Yet once passed, some important provisions of the bill - most notably the expansion of Medicaid, a 1965 measure - have been of indisputable benefit. In fact, one estimate suggests that if all states had gone along with the Medicaid expansion it would save about 15,000 lives a year instead of the 5,000 currently estimated for partial state involvement.
As for other lives, Huffington Post reports:
The ACA’s full coverage of preventive care without copays — which includes things like cancer screenings, vaccinations, and smoking cessation interventions — is undoubtedly saving lives. The National Commission on Prevention Priorities estimates that approximately 100,000 lives could be saved each year in the U.S. if just five preventive services (daily aspirin use, smoking cessation, colorectal cancer screening, flu immunization, and mammograms) were scaled up.
And, according to Daily Kos last year:Meanwhile, chronic diseases that would have otherwise progressed unchecked are being diagnosed and treated. A study published last year in Diabetes Care found the number of patients diagnosed with diabetes increased by 23 percent from 2013 to 2014 in the 26 states that expanded eligibility for Medicaid under the ACA; in the 24 states that didn’t expand Medicaid, the increase in the number of patients diagnosed with diabetes was less than half of one percent. This means that in one year, as a result of the expanded health care access brought about by the ACA, about 3,500 people who would otherwise not have been diagnosed with diabetes now know that they have this serious health condition and are, hopefully, being treated for it.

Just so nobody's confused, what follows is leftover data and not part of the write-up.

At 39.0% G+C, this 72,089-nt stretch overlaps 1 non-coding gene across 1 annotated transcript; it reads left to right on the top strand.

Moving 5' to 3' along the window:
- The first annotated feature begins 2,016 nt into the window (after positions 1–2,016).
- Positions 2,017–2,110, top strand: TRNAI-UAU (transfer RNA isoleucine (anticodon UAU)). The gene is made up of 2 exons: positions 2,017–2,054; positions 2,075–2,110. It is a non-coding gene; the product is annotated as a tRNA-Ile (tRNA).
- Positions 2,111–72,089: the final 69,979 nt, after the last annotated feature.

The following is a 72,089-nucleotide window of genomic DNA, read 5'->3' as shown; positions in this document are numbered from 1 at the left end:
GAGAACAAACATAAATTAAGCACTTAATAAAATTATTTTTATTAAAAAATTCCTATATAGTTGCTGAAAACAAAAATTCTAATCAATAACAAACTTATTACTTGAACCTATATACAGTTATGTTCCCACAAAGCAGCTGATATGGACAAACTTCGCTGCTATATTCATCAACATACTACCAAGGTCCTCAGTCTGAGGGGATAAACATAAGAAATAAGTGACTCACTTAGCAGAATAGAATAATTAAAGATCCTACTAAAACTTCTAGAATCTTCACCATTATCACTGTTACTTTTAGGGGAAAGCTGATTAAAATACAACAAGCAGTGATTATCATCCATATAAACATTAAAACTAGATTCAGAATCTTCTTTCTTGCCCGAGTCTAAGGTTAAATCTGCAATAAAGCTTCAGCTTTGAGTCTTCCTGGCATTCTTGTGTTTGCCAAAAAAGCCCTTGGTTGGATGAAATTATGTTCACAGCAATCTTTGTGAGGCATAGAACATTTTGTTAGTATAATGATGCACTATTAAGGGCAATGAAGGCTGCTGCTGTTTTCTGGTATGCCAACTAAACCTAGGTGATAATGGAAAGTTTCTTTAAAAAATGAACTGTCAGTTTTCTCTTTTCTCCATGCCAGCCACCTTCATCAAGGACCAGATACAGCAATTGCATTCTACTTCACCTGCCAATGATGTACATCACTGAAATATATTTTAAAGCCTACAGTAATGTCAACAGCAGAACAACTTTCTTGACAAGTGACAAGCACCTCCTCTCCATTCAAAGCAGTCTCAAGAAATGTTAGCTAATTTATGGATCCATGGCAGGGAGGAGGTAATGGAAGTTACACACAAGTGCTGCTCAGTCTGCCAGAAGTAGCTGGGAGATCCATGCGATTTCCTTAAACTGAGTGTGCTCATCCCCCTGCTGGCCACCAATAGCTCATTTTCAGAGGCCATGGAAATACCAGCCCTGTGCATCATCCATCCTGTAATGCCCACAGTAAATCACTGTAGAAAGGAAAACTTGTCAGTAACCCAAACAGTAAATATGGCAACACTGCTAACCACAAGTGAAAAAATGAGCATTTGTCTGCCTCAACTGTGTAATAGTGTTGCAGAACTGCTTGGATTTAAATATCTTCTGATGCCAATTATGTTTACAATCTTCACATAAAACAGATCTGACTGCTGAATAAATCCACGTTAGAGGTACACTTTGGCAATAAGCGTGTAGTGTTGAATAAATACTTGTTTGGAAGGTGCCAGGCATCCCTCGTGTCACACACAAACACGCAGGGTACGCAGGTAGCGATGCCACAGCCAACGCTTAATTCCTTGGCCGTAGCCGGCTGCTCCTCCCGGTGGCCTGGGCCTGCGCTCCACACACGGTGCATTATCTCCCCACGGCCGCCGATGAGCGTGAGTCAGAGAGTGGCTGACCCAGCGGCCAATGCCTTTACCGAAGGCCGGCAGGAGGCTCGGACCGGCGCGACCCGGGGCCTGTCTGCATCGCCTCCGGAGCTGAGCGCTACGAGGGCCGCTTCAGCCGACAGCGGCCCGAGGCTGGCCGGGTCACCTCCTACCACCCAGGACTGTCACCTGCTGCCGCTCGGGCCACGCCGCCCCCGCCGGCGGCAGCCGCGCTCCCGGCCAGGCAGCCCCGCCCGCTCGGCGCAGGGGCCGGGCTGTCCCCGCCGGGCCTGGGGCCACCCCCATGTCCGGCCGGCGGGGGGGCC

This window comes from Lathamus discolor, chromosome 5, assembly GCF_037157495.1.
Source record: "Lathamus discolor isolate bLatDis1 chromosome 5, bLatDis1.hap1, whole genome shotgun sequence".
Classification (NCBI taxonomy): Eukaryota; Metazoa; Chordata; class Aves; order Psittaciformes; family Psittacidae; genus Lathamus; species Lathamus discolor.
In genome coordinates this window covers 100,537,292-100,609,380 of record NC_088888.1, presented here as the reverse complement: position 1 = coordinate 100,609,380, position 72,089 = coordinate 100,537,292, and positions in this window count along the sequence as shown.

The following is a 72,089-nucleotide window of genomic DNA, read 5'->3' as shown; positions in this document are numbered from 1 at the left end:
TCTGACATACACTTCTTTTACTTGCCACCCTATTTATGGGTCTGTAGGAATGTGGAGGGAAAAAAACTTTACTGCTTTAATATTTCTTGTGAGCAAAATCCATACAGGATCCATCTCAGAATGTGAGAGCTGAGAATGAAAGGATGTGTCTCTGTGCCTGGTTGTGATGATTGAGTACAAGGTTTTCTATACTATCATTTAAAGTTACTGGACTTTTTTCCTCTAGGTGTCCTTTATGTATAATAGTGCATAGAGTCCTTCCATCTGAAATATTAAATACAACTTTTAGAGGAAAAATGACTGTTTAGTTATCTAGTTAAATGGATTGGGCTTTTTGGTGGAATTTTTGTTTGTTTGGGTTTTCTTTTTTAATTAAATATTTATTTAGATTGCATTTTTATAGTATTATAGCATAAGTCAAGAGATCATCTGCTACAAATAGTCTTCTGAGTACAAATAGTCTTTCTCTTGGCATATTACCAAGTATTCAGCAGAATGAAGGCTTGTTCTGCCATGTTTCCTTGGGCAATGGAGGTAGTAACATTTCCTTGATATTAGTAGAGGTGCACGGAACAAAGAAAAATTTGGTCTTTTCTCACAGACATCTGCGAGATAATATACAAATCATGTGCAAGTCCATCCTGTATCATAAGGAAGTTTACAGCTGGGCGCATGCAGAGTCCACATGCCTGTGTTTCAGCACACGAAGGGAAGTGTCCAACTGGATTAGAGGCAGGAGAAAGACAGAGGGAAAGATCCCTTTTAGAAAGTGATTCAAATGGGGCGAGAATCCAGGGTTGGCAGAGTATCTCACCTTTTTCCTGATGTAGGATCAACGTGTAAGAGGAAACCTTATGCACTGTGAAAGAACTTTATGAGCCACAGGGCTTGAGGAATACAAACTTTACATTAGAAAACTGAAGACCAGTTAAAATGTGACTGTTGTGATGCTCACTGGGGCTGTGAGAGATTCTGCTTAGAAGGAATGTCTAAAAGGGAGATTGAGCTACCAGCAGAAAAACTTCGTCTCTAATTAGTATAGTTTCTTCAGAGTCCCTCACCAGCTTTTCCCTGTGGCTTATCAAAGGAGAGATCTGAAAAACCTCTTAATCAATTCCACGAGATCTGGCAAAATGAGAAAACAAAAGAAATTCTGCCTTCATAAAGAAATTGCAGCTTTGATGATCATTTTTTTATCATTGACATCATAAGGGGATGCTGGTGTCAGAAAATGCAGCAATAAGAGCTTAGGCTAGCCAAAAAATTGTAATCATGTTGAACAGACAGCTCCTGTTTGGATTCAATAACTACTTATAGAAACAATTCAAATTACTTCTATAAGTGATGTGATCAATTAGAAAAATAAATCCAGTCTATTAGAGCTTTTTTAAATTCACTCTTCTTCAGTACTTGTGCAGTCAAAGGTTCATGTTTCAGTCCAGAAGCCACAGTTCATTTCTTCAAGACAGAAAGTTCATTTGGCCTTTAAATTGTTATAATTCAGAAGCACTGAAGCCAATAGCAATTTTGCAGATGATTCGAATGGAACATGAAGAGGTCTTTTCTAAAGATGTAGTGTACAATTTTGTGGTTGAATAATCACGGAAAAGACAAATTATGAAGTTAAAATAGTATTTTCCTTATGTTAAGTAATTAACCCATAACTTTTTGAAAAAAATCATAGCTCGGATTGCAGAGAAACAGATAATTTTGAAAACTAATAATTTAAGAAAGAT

Last December, the administration announced that Obamacare programs to improve hospital safety have resulted in 50,000 fewer preventable deaths since 2010. Because good news on Obamacare travels very slowly, the report didn't get a lot of attention. Not until President Obama included that news in his speech marking the fifth anniversary of Obamacare's signing. That warranted enough attention for the Washington Post's fact checker to get around to fact checking, and it turns out that, yeah, it's true, and in fact, might be actually understated.Roughly speaking, it's probably fair to say that Obamacare, for all its faults, saves one third to two thirds as many lives as die every year in automobile accidents. Or more than the US troops who died each year in the late 1960s in Vietnam.
So the current debate about Obamacare is not just about healthcare or budgets, it's about mass killing by legislative action. Repealing Obamacare is not just bad politics it is approving the manslaughter of thousands.